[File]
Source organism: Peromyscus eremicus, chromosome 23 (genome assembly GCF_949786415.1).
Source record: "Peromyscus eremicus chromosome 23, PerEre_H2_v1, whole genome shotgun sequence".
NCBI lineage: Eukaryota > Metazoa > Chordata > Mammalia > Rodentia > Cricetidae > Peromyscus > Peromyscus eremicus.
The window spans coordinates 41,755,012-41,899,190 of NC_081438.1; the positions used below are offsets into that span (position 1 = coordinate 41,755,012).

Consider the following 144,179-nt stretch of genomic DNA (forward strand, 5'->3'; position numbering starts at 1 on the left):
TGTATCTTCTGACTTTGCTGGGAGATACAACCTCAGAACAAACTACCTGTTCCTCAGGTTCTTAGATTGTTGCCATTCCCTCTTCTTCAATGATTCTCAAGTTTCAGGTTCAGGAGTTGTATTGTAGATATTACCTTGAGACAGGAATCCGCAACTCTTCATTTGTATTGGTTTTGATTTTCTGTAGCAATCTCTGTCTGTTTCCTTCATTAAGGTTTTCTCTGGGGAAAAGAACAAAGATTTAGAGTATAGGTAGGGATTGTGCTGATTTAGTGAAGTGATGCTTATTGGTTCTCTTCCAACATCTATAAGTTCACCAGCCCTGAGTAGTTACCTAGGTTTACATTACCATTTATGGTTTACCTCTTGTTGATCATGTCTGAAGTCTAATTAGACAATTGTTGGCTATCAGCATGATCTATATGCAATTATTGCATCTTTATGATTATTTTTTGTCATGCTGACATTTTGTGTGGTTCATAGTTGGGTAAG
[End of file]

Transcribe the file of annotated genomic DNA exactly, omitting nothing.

Source organism: Peromyscus eremicus, chromosome 23 (genome assembly GCF_949786415.1).
Source record: "Peromyscus eremicus chromosome 23, PerEre_H2_v1, whole genome shotgun sequence".
NCBI lineage: Eukaryota > Metazoa > Chordata > Mammalia > Rodentia > Cricetidae > Peromyscus > Peromyscus eremicus.
The window spans coordinates 41,755,012-41,899,190 of NC_081438.1; the positions used below are offsets into that span (position 1 = coordinate 41,755,012).

Consider the following 144,179-nt stretch of genomic DNA (forward strand, 5'->3'; position numbering starts at 1 on the left):
TGTATCTTCTGACTTTGCTGGGAGATACAACCTCAGAACAAACTACCTGTTCCTCAGGTTCTTAGATTGTTGCCATTCCCTCTTCTTCAATGATTCTCAAGTTTCAGGTTCAGGAGTTGTATTGTAGATATTACCTTGAGACAGGAATCCGCAACTCTTCATTTGTATTGGTTTTGATTTTCTGTAGCAATCTCTGTCTGTTTCCTTCATTAAGGTTTTCTCTGGGGAAAAGAACAAAGATTTAGAGTATAGGTAGGGATTGTGCTGATTTAGTGAAGTGATGCTTATTGGTTCTCTTCCAACATCTATAAGTTCACCAGCCCTGAGTAGTTACCTAGGTTTACATTACCATTTATGGTTTACCTCTTGTTGATCATGTCTGAAGTCTAATTAGACAATTGTTGGCTATCAGCATGATCTATATGCAATTATTGCATCTTTATGATTATTTTTTGTCATGCTGACATTTTGTGTGGTTCATAGTTGGGTAAG